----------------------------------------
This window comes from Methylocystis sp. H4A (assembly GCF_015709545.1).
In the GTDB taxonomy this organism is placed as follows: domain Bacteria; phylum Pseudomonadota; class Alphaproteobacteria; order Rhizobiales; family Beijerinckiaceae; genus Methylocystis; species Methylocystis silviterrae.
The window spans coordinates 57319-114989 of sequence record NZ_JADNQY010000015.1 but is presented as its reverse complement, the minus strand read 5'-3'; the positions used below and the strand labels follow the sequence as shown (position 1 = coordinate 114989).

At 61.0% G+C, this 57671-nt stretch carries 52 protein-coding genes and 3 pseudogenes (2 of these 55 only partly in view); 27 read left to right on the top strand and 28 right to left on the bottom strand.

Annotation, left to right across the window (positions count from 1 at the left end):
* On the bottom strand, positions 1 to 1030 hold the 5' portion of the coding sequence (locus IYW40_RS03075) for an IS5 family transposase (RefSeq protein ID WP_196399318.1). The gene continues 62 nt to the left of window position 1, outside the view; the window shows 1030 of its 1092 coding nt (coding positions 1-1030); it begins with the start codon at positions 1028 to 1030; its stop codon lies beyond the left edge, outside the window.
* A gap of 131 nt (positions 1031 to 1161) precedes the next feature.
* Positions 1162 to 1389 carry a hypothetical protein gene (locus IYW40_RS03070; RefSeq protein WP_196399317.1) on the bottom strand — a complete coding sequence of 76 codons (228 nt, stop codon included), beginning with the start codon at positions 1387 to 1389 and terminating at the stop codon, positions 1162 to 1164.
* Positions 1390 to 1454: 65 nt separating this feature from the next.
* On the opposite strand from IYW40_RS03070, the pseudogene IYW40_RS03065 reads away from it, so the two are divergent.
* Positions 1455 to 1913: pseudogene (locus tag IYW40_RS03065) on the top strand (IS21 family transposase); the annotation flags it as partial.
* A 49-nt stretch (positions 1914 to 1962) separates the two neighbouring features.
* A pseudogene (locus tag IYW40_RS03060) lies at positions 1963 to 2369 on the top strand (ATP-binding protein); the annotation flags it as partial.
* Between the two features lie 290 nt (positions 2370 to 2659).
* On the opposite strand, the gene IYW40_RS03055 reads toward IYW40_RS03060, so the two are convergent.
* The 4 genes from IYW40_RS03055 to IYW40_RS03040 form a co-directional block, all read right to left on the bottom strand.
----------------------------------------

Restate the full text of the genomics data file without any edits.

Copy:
This window comes from Methylocystis sp. H4A (assembly GCF_015709545.1).
In the GTDB taxonomy this organism is placed as follows: domain Bacteria; phylum Pseudomonadota; class Alphaproteobacteria; order Rhizobiales; family Beijerinckiaceae; genus Methylocystis; species Methylocystis silviterrae.
The window spans coordinates 57319-114989 of sequence record NZ_JADNQY010000015.1 but is presented as its reverse complement, the minus strand read 5'-3'; the positions used below and the strand labels follow the sequence as shown (position 1 = coordinate 114989).

At 61.0% G+C, this 57671-nt stretch carries 52 protein-coding genes and 3 pseudogenes (2 of these 55 only partly in view); 27 read left to right on the top strand and 28 right to left on the bottom strand.

Annotation, left to right across the window (positions count from 1 at the left end):
* On the bottom strand, positions 1 to 1030 hold the 5' portion of the coding sequence (locus IYW40_RS03075) for an IS5 family transposase (RefSeq protein ID WP_196399318.1). The gene continues 62 nt to the left of window position 1, outside the view; the window shows 1030 of its 1092 coding nt (coding positions 1-1030); it begins with the start codon at positions 1028 to 1030; its stop codon lies beyond the left edge, outside the window.
* A gap of 131 nt (positions 1031 to 1161) precedes the next feature.
* Positions 1162 to 1389 carry a hypothetical protein gene (locus IYW40_RS03070; RefSeq protein WP_196399317.1) on the bottom strand — a complete coding sequence of 76 codons (228 nt, stop codon included), beginning with the start codon at positions 1387 to 1389 and terminating at the stop codon, positions 1162 to 1164.
* Positions 1390 to 1454: 65 nt separating this feature from the next.
* On the opposite strand from IYW40_RS03070, the pseudogene IYW40_RS03065 reads away from it, so the two are divergent.
* Positions 1455 to 1913: pseudogene (locus tag IYW40_RS03065) on the top strand (IS21 family transposase); the annotation flags it as partial.
* A 49-nt stretch (positions 1914 to 1962) separates the two neighbouring features.
* A pseudogene (locus tag IYW40_RS03060) lies at positions 1963 to 2369 on the top strand (ATP-binding protein); the annotation flags it as partial.
* Between the two features lie 290 nt (positions 2370 to 2659).
* On the opposite strand, the gene IYW40_RS03055 reads toward IYW40_RS03060, so the two are convergent.
* The 4 genes from IYW40_RS03055 to IYW40_RS03040 form a co-directional block, all read right to left on the bottom strand.